Art by Sandro Castelli
"Black Planet" by Stephen Case (2220 words)
Probably no surprise that a story called "Black Planet" is rather dark. Rather unsettling in how it circles around grief, loss, pain, the story reveals Em, a young woman who has lost her brother to a disease she doesn't really understand. In the wake of her brother's death, she begins to see a planet hovering above her bed as she tries to sleep, and she visits it in her dreams. It has no sun, and Em doesn't really know what to make of it. And there is a lot to like about the story, from the aching wound that is a loss that Em isn't quite sure what to make of because she's a child, because he brother was young as well, to the rather awesome friendship Em has with Jena, who's into astrology and all things geeky. This is a story about a young person discovering what it is to lose someone, how they're supposed to think about that loss, how they're supposed to move on from it. It's about Em finding her place in the universe, finding her brother's place. It's about death and space and darkness and facing the unknown. And it's quite good, and very dark. But in that darkness is an acknowledgement. Not exactly of insignificance. In fact, not at all of insignificance. Rather that there is a core realization that there is so much that we never see, so many people in pain we never know. It's a muted but incredibly deep ending. And definitely one to spend some time with.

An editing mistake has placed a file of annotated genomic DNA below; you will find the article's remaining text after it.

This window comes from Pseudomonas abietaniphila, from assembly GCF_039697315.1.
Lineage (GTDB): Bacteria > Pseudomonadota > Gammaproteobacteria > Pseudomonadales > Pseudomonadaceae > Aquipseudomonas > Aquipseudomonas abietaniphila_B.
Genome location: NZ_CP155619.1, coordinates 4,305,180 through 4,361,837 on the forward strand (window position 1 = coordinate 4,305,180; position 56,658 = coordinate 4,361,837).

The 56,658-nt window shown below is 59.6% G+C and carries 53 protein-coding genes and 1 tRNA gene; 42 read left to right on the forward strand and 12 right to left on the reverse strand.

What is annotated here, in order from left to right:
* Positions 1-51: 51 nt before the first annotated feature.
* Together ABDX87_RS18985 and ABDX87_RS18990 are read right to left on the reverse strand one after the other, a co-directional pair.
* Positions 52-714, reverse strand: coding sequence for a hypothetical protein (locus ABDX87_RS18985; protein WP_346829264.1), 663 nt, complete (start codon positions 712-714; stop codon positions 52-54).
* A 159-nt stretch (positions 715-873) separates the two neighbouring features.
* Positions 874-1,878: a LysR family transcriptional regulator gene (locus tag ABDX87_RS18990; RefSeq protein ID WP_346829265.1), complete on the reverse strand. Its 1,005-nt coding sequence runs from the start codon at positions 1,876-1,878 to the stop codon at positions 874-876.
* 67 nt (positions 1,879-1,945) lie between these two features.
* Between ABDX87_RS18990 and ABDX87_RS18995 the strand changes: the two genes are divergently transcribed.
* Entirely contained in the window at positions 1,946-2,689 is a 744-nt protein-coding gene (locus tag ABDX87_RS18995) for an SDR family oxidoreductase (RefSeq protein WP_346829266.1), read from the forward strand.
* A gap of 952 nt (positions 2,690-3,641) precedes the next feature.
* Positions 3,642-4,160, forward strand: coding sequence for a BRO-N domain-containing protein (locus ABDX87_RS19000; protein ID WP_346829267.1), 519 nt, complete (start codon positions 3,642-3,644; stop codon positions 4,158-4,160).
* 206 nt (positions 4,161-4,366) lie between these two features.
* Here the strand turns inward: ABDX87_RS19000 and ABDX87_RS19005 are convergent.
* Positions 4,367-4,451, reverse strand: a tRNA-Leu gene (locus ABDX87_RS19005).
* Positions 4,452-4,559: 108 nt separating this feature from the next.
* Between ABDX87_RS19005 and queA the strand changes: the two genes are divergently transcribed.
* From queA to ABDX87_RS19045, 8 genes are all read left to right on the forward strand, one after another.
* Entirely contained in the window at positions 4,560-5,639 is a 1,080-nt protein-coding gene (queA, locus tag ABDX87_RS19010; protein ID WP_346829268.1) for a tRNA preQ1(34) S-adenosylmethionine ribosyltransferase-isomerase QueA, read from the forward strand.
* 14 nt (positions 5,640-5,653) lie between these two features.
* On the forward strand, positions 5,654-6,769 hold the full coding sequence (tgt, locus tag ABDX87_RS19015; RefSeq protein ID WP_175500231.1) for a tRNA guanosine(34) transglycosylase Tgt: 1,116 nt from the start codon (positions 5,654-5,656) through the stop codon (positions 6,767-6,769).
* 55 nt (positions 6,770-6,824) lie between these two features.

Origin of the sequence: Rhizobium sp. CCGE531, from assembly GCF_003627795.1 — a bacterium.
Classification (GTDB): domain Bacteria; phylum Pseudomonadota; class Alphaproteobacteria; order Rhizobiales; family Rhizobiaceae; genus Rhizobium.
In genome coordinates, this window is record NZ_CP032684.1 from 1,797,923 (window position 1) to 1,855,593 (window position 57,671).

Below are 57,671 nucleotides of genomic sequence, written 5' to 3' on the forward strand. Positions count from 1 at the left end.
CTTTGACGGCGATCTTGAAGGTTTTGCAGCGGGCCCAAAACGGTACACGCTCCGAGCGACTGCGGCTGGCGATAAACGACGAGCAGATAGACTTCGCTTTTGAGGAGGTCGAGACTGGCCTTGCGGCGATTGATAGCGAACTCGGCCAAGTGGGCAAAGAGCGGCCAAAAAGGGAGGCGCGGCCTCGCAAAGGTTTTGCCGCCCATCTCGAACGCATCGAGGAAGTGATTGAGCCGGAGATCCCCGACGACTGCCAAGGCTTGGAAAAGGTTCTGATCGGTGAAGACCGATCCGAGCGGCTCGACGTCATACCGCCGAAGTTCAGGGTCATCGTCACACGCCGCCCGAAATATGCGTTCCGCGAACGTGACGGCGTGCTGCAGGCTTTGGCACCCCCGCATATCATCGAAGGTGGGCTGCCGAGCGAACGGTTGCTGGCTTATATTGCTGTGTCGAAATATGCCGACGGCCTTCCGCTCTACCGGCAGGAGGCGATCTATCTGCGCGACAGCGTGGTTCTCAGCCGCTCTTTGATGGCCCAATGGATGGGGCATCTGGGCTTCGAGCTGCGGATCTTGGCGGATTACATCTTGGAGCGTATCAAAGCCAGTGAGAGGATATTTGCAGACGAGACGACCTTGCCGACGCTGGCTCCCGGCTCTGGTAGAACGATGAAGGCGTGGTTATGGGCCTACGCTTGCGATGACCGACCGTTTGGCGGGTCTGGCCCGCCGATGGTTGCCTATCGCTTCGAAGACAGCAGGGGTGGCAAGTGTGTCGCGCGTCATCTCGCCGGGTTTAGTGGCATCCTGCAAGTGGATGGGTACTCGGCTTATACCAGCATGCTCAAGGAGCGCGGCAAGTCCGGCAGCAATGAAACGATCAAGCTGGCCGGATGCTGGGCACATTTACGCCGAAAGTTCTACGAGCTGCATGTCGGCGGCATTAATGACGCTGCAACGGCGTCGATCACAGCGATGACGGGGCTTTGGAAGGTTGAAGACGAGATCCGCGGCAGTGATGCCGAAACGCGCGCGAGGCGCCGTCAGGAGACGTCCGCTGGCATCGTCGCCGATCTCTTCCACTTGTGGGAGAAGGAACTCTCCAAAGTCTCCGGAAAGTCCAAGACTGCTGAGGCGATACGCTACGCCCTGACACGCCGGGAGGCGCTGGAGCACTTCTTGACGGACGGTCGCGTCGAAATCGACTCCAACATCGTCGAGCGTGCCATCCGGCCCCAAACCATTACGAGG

"The Law of the Conservation of Hair" by Rachel K. Jones (863 words)
This is a short but very romantic story of two people who, on the surface, seem too different to be together. But who, in truth, each other's balance, the opposite side of a scale. They move and they grow, but every motion is met by one equal and opposite. That for them this relationship, this partnership and marriage, is rather perfect, or as close as can be managed, and reading about it I would tend to agree, their lives touching but not dominated by the other, their selves intact and yet yielding, wielding and wielded and always rising to meet the needs of the other. Such a relationship is almost difficult to read about because of how much they care about each other, how the structure and language of this very short story conveys so much emotion, raw and wounded, a story of aliens and war and peace and being together and being apart, of forgiveness and anger. It's a powerful piece, a reminder that for some, the best of relationships ask for no real sacrifices, but that's not to say there isn't a balance. That the idea of conservation extends beyond the environment or physics. I love the way the story engages with conservation, with that idea of balance, and applies it to this relationship. A very strong, very short piece.